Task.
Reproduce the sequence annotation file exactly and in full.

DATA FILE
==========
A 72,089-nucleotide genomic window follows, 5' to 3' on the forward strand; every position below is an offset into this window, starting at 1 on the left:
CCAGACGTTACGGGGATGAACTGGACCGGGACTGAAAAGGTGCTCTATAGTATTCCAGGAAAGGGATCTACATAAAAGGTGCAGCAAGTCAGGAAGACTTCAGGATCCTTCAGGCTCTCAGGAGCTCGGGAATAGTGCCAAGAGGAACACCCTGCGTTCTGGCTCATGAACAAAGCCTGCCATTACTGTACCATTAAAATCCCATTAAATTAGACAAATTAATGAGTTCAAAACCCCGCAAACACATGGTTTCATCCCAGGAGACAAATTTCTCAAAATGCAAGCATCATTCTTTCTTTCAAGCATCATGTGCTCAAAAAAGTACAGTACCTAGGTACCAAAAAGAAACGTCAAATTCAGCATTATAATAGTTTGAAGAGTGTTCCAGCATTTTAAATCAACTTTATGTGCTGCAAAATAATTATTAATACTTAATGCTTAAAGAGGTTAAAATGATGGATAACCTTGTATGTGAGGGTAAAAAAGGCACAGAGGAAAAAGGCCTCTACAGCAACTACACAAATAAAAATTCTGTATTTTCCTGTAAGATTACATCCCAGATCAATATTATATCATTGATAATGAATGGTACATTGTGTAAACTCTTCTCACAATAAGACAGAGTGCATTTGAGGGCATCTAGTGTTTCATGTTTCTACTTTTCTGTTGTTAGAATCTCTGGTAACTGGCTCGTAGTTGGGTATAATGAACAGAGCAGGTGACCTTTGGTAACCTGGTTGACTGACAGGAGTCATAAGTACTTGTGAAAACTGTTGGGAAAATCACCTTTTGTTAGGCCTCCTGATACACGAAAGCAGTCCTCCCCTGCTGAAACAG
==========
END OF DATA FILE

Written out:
A 72,089-nucleotide genomic window follows, 5' to 3' on the forward strand; every position below is an offset into this window, starting at 1 on the left:
CCAGACGTTACGGGGATGAACTGGACCGGGACTGAAAAGGTGCTCTATAGTATTCCAGGAAAGGGATCTACATAAAAGGTGCAGCAAGTCAGGAAGACTTCAGGATCCTTCAGGCTCTCAGGAGCTCGGGAATAGTGCCAAGAGGAACACCCTGCGTTCTGGCTCATGAACAAAGCCTGCCATTACTGTACCATTAAAATCCCATTAAATTAGACAAATTAATGAGTTCAAAACCCCGCAAACACATGGTTTCATCCCAGGAGACAAATTTCTCAAAATGCAAGCATCATTCTTTCTTTCAAGCATCATGTGCTCAAAAAAGTACAGTACCTAGGTACCAAAAAGAAACGTCAAATTCAGCATTATAATAGTTTGAAGAGTGTTCCAGCATTTTAAATCAACTTTATGTGCTGCAAAATAATTATTAATACTTAATGCTTAAAGAGGTTAAAATGATGGATAACCTTGTATGTGAGGGTAAAAAAGGCACAGAGGAAAAAGGCCTCTACAGCAACTACACAAATAAAAATTCTGTATTTTCCTGTAAGATTACATCCCAGATCAATATTATATCATTGATAATGAATGGTACATTGTGTAAACTCTTCTCACAATAAGACAGAGTGCATTTGAGGGCATCTAGTGTTTCATGTTTCTACTTTTCTGTTGTTAGAATCTCTGGTAACTGGCTCGTAGTTGGGTATAATGAACAGAGCAGGTGACCTTTGGTAACCTGGTTGACTGACAGGAGTCATAAGTACTTGTGAAAACTGTTGGGAAAATCACCTTTTGTTAGGCCTCCTGATACACGAAAGCAGTCCTCCCCTGCTGAAACAG